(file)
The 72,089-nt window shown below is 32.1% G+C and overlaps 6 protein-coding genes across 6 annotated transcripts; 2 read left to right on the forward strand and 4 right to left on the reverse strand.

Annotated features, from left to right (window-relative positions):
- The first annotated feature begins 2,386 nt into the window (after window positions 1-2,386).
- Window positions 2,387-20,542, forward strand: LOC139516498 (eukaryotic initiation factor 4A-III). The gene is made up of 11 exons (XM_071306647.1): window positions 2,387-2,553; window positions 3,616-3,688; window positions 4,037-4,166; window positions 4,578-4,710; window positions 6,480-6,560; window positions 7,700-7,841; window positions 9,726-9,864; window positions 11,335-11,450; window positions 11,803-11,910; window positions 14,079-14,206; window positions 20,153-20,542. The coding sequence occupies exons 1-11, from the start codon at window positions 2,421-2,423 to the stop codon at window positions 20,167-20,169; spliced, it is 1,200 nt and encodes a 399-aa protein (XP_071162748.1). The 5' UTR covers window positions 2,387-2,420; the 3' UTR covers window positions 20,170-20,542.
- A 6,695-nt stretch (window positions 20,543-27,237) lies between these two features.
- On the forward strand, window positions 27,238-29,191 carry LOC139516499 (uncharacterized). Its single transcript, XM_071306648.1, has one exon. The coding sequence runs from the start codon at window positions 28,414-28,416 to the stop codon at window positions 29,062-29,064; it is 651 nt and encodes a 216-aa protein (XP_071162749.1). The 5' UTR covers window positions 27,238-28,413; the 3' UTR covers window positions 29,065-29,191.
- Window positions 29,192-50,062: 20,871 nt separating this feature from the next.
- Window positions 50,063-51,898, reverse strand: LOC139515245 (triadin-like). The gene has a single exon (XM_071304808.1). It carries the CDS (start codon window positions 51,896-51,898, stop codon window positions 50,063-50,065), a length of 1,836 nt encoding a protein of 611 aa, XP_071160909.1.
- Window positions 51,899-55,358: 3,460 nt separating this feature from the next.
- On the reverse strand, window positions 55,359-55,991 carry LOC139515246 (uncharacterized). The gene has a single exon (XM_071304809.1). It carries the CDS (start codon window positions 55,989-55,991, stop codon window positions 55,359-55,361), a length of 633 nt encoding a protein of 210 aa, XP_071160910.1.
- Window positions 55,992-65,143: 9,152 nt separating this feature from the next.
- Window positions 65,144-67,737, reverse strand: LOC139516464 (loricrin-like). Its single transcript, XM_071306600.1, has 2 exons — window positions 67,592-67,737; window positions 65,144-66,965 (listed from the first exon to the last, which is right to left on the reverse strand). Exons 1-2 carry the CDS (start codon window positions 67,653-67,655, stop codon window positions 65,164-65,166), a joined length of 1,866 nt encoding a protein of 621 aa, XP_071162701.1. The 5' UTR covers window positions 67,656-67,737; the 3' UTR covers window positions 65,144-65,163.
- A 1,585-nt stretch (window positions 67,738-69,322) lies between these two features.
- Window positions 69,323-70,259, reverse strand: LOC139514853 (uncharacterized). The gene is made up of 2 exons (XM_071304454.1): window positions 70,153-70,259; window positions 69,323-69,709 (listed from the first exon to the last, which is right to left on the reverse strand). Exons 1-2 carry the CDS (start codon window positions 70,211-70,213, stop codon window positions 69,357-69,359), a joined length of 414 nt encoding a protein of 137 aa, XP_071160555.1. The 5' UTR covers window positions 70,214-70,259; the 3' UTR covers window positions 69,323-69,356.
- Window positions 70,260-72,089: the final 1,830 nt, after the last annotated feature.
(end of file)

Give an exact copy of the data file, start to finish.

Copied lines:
The 72,089-nt window shown below is 32.1% G+C and overlaps 6 protein-coding genes across 6 annotated transcripts; 2 read left to right on the forward strand and 4 right to left on the reverse strand.

Annotated features, from left to right (window-relative positions):
- The first annotated feature begins 2,386 nt into the window (after window positions 1-2,386).
- Window positions 2,387-20,542, forward strand: LOC139516498 (eukaryotic initiation factor 4A-III). The gene is made up of 11 exons (XM_071306647.1): window positions 2,387-2,553; window positions 3,616-3,688; window positions 4,037-4,166; window positions 4,578-4,710; window positions 6,480-6,560; window positions 7,700-7,841; window positions 9,726-9,864; window positions 11,335-11,450; window positions 11,803-11,910; window positions 14,079-14,206; window positions 20,153-20,542. The coding sequence occupies exons 1-11, from the start codon at window positions 2,421-2,423 to the stop codon at window positions 20,167-20,169; spliced, it is 1,200 nt and encodes a 399-aa protein (XP_071162748.1). The 5' UTR covers window positions 2,387-2,420; the 3' UTR covers window positions 20,170-20,542.
- A 6,695-nt stretch (window positions 20,543-27,237) lies between these two features.
- On the forward strand, window positions 27,238-29,191 carry LOC139516499 (uncharacterized). Its single transcript, XM_071306648.1, has one exon. The coding sequence runs from the start codon at window positions 28,414-28,416 to the stop codon at window positions 29,062-29,064; it is 651 nt and encodes a 216-aa protein (XP_071162749.1). The 5' UTR covers window positions 27,238-28,413; the 3' UTR covers window positions 29,065-29,191.
- Window positions 29,192-50,062: 20,871 nt separating this feature from the next.
- Window positions 50,063-51,898, reverse strand: LOC139515245 (triadin-like). The gene has a single exon (XM_071304808.1). It carries the CDS (start codon window positions 51,896-51,898, stop codon window positions 50,063-50,065), a length of 1,836 nt encoding a protein of 611 aa, XP_071160909.1.
- Window positions 51,899-55,358: 3,460 nt separating this feature from the next.
- On the reverse strand, window positions 55,359-55,991 carry LOC139515246 (uncharacterized). The gene has a single exon (XM_071304809.1). It carries the CDS (start codon window positions 55,989-55,991, stop codon window positions 55,359-55,361), a length of 633 nt encoding a protein of 210 aa, XP_071160910.1.
- Window positions 55,992-65,143: 9,152 nt separating this feature from the next.
- Window positions 65,144-67,737, reverse strand: LOC139516464 (loricrin-like). Its single transcript, XM_071306600.1, has 2 exons — window positions 67,592-67,737; window positions 65,144-66,965 (listed from the first exon to the last, which is right to left on the reverse strand). Exons 1-2 carry the CDS (start codon window positions 67,653-67,655, stop codon window positions 65,164-65,166), a joined length of 1,866 nt encoding a protein of 621 aa, XP_071162701.1. The 5' UTR covers window positions 67,656-67,737; the 3' UTR covers window positions 65,144-65,163.
- A 1,585-nt stretch (window positions 67,738-69,322) lies between these two features.
- Window positions 69,323-70,259, reverse strand: LOC139514853 (uncharacterized). The gene is made up of 2 exons (XM_071304454.1): window positions 70,153-70,259; window positions 69,323-69,709 (listed from the first exon to the last, which is right to left on the reverse strand). Exons 1-2 carry the CDS (start codon window positions 70,211-70,213, stop codon window positions 69,357-69,359), a joined length of 414 nt encoding a protein of 137 aa, XP_071160555.1. The 5' UTR covers window positions 70,214-70,259; the 3' UTR covers window positions 69,323-69,356.
- Window positions 70,260-72,089: the final 1,830 nt, after the last annotated feature.